Klein: Yes, President Trump; Israel Does Want Peace

In this handout image supplied by the Office of the Palestinian President, President Mahmoud Abbas and Israeli Prime Minister Benjamin Netanyahu attend a meeting as leaders gather for the second round of Israeli/Palestinian peace talks, on September 14, 2010 in Sharm El-Sheikh, Egypt.
Thaer Ganaim /PPO via Getty

TEL AVIV — In recognizing Israel’s right to Jerusalem and reversing the antagonistic, anti-Israel ideology and actions of his predecessor, President Trump has already proven himself to be one of the greatest friends that Israel ever had in the White House. Still, even the closest of friends makes the occasional blunder.

The U.S. President seems to have done so when he overlooked Israel’s persistent, some might even argue counterintuitive attempts to make peace with an intransient, extremist Palestinian Authority during an interview published on Sunday with the Israel Hayom newspaper.

Trump stated that he is “not necessarily sure” that Israel is looking to make peace. He made the astonishing statement just after saying he doesn’t believe the Palestinians are seeking peace, thus, perhaps unintentionally, drawing an equivalence between a democracy and beacon of morality that has engaged in countless good faith peace talks, and a terrorist-supporting entity that incites against Israel, celebrates Jew killers, refuses to recognize the existence of the Jewish state and pays monthly stipends to the murderers of Israelis.

Trump responded thusly when asked to comment on reports of a forthcoming U.S.-brokered peace plan:

We are going to see what goes on. Right now, I would say the Palestinians are not looking to make peace, they are not looking to make peace. And I am not necessarily sure that Israel is looking to make peace. So we are just going to have to see what happens.

Trump might want to review the extraordinary lengths to which Israel has gone in order to give “peace” a chance. Israel offered the Palestinians a state with territory in the West Bank, Gaza Strip and Jerusalem at Camp David in 2000, Taba in 2001, the Annapolis Conference in 2007, 2008, and during U.S.-brokered talks in 2013 and 2014. Israel has since been willing to restart talks at any time.

According to some reports, Israel went so far as to offer the Palestinians control of the Temple Mount, Judaism’s holiest site, in at least two separate, desperate bids to make peace.

In each of these cases, without any exception, the Palestinian Authority rejected Israel’s offer of a state and bolted the negotiations. In most cases, they countered statehood offers with major escalations in violence, including infamously launching the deadly Second Intifada, or terrorist war, in response to the Camp David peace talks.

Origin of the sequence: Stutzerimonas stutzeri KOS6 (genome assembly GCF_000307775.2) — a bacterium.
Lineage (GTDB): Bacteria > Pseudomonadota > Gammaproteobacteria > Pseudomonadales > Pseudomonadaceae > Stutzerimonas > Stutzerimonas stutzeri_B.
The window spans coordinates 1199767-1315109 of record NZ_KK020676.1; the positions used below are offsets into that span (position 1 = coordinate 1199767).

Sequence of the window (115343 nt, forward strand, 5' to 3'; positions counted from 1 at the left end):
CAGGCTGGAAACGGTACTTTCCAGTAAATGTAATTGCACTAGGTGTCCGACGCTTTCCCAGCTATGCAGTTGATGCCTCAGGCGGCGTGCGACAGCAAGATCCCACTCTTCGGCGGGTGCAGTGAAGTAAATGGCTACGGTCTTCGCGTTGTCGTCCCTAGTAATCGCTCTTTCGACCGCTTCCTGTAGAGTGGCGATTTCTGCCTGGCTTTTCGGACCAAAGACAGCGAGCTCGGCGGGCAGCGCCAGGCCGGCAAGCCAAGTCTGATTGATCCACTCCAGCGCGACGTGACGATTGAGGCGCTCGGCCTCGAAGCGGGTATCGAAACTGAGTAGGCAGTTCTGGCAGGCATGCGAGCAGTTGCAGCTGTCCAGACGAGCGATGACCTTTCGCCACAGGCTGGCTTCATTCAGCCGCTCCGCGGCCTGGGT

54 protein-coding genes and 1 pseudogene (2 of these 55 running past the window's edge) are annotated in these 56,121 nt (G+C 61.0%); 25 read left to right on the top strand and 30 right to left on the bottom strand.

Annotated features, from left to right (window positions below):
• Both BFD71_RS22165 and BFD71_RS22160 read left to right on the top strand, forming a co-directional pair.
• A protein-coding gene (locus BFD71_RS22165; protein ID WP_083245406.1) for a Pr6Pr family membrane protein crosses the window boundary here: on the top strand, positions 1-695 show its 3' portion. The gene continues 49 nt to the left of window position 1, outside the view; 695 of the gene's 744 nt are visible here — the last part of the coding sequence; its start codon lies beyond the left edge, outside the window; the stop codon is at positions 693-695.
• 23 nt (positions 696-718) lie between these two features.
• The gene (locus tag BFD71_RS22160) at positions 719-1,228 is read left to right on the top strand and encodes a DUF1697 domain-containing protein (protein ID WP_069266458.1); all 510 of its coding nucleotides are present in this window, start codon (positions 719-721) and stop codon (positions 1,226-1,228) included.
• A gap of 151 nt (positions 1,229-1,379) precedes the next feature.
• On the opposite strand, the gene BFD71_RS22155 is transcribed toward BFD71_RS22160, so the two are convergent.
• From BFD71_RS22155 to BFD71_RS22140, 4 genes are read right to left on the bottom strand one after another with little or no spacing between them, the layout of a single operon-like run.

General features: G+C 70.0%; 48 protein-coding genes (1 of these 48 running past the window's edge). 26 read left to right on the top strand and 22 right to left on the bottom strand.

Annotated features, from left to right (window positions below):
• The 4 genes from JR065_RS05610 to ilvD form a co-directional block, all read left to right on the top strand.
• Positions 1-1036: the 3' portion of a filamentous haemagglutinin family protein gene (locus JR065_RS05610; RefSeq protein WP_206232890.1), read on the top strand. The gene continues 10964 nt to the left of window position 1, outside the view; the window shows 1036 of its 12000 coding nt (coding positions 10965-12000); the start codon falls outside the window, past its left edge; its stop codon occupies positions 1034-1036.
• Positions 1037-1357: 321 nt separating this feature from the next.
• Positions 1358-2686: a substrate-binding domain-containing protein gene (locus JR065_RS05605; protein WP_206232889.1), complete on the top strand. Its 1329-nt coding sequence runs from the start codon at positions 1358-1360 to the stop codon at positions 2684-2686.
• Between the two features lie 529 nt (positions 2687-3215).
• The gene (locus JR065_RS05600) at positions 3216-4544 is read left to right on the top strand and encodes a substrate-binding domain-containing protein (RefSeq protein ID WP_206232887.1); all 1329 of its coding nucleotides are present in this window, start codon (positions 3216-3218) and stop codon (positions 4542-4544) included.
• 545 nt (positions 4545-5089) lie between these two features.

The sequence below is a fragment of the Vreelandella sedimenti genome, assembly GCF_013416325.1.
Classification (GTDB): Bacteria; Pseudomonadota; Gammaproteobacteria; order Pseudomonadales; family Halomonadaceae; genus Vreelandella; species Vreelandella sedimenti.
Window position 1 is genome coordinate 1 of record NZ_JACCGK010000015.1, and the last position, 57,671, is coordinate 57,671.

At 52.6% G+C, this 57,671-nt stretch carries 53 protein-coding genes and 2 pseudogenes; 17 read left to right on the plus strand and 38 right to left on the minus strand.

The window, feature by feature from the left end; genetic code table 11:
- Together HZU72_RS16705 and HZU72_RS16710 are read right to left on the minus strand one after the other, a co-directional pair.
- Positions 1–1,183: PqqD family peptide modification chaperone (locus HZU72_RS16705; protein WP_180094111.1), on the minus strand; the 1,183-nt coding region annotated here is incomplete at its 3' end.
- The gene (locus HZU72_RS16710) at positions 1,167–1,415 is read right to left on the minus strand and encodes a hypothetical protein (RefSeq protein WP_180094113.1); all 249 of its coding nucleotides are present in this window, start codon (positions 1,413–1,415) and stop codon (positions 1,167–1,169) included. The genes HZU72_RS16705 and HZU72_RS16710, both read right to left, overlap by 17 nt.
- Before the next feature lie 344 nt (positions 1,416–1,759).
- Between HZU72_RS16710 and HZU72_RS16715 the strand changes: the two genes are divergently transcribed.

Netanyahu himself arguably jeopardized Israeli national security in a failed bid to get PA President Mahmoud Abbas to the negotiating table. He released Palestinian prisoners, including terrorists, in a so-called gesture to jumpstart talks with Abbas. This despite the well-known high rate of released Palestinian terrorists returning to their murderous ways and killing more Israelis. Few noted that the very need to release terrorists as a “gesture” to entice the PA into talks itself unmasks that same PA as the terrorist-promoting organization that it is. Netanyahu didn’t stop there. He also imposed a freeze on settlement activity – meaning Jews building in historic Jewish communities in the West Bank and eastern sections of Jerusalem – as another gesture toward Abbas. The PA still didn’t budge.

At this point, instead of repeating the same error over and over again, the U.S. and Israel might do well to reconsider the concept of what they are labeling as “peace.” The term essentially refers to Israel offering a state to the PA in hopes the Palestinians will not only accept the offer, but live side-by-side in peace with the Jewish state. That very premise is myopic, dangerous and fundamentally flawed.

There is no significant evidence to suggest that a Palestinian state run by a Palestinian leadership that openly supports terrorism and has been flirting with a unity deal with Hamas would be moderate or a force against regional radicalism. There is overwhelming evidence to support the charge that a future Palestinian state would encourage terrorism, remain in a permanent state of war with Israel and work to destabilize the region.

However, if we continue to insist on referring to Israeli territorial concessions to the anti-Semitic PA as “peace,” Israel has repeatedly proven it is willing to go out on a limb, to put in mildly, to make such accommodations.

Aaron Klein is Breitbart’s Jerusalem bureau chief and senior investigative reporter. He is a New York Times bestselling author and hosts the popular weekend talk radio program, “Aaron Klein Investigative Radio.” Follow him on Twitter @AaronKleinShow. Follow him on Facebook.

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